All else equal, a lower price will result in a higher yield. Price and yield are inversely correlated. So when paying a lower price for a stock, an investor should be able to “lock in” a higher yield.
This higher yield can lead to more current and ongoing passive investment income.
In addition, it can lead to greater long-term total return potential, as total return is comprised of income (dividends/distributions) and capital gain.
We can see how the income portion is positively affected by a higher yield.
But the capital gain portion is also given a potential boost via the “upside” that exists when the price paid for a stock is well below the fair value of a stock.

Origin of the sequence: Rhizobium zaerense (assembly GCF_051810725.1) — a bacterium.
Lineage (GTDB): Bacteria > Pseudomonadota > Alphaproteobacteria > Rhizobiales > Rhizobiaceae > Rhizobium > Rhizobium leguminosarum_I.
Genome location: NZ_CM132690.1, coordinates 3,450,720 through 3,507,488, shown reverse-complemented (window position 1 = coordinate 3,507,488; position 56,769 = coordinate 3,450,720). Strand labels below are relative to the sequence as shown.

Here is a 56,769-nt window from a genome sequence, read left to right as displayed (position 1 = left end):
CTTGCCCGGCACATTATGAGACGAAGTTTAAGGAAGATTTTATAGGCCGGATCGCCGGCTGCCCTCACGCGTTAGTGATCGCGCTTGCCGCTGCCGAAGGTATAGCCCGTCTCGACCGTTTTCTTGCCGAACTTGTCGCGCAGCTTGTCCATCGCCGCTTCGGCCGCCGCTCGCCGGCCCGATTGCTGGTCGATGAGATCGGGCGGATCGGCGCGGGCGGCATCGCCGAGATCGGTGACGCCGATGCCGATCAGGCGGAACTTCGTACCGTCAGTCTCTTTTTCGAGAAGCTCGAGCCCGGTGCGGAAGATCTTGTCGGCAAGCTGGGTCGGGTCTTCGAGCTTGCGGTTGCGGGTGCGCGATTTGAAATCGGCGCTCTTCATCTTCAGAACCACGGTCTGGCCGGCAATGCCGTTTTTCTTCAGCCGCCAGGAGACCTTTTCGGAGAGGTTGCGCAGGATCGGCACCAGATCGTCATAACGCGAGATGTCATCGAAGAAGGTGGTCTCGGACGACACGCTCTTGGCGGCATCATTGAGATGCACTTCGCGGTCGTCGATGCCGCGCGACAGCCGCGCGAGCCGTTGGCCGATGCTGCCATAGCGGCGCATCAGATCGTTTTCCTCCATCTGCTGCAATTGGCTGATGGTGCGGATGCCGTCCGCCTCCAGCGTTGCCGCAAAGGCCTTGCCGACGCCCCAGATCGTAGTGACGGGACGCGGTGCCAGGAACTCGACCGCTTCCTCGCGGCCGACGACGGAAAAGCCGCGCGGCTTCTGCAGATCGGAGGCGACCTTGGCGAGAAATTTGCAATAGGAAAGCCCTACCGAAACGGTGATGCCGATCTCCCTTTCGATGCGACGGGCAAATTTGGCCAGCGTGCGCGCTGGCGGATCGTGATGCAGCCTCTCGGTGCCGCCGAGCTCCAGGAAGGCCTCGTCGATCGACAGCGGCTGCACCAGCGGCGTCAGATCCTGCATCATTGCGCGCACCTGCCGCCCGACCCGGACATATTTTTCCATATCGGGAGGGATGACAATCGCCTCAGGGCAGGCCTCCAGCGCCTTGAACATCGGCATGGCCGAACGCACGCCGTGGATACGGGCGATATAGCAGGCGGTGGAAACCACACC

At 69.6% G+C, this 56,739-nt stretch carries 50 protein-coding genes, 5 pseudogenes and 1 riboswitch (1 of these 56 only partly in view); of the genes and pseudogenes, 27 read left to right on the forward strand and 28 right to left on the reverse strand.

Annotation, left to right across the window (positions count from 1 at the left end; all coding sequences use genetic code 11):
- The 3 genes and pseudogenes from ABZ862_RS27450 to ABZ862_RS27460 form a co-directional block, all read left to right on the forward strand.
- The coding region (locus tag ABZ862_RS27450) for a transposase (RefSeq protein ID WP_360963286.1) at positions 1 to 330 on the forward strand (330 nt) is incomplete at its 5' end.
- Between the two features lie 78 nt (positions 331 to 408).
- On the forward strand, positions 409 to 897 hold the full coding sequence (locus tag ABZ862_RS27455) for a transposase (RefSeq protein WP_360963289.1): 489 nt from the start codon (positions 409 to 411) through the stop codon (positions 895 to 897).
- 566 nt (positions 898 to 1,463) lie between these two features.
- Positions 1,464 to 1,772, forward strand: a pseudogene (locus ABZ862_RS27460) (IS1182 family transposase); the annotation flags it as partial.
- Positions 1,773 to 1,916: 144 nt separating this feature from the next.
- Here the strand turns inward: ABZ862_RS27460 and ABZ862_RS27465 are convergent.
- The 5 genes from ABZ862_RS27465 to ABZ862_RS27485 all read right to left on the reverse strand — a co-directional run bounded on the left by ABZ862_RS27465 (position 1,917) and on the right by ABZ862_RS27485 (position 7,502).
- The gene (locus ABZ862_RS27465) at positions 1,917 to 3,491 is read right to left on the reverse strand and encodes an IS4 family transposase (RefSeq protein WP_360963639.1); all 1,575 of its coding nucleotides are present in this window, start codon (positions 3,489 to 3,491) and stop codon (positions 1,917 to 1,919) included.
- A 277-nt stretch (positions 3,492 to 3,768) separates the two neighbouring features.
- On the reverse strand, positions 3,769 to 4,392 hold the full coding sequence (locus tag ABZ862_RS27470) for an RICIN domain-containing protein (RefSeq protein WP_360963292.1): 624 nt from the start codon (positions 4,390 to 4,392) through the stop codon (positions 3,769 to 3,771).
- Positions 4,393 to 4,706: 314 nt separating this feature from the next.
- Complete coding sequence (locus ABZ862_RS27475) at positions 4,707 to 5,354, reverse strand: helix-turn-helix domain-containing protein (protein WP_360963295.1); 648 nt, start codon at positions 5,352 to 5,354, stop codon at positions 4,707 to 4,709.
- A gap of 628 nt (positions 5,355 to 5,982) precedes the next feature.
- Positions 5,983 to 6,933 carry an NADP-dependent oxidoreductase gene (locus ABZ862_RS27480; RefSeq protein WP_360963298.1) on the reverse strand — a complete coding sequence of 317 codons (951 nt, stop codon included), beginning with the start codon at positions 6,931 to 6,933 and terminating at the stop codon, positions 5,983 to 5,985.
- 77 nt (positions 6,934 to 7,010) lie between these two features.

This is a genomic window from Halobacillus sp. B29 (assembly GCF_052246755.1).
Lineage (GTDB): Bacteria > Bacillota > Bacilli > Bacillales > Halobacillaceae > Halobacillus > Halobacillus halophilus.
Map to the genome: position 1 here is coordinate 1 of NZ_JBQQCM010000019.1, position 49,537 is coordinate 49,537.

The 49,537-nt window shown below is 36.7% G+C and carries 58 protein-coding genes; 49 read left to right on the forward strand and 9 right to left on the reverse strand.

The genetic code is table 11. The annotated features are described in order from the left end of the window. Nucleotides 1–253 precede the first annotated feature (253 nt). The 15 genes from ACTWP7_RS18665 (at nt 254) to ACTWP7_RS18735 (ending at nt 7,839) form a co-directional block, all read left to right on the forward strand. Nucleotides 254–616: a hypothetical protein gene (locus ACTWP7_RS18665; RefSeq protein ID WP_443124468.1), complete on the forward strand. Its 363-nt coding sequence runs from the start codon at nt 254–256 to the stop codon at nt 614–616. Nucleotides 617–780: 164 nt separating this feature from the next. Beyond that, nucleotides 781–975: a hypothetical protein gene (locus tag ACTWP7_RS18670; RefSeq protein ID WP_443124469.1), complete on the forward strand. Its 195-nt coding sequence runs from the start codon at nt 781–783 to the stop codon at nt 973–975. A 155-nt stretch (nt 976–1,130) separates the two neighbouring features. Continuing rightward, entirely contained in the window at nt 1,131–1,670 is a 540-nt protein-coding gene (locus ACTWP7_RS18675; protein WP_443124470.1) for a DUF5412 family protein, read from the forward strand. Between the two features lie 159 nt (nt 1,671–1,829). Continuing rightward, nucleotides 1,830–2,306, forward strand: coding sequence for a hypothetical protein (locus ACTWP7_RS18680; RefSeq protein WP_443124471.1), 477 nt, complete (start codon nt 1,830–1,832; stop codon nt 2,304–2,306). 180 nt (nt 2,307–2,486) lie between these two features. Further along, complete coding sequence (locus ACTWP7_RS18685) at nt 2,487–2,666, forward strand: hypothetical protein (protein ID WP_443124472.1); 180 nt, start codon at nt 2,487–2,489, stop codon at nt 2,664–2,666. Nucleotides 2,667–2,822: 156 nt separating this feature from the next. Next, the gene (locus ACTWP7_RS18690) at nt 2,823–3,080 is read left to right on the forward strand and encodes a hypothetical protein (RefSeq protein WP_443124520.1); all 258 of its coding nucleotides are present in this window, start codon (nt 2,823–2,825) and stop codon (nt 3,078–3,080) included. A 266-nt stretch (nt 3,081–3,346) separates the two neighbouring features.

While price and value can be wildly mismatched over the short term at any given time, the two tend to more closely align over longer periods of time.
And if one is able to pay a price that’s much lower than value, that creates something like a “coiled spring” that serves to accelerate capital gain on top of whatever natural, organic capital gain would occur as a high-quality business increases its profit and naturally becomes more valuable as a result.
If this weren’t fantastic enough, undervaluation can also reduce risk.
Paying a price well below value builds in a “margin of safety”, which acts as a buffer to protect the investor against unforeseen events that could destroy value.
If you estimate a stock’s value at $50 and pay $50, you have no margin of safety. If something unbeknownst occurs to reduce the value of the business, you could quickly be upside down on your investment (owning a stock that’s worth less than you paid).
This adds unnecessary risk.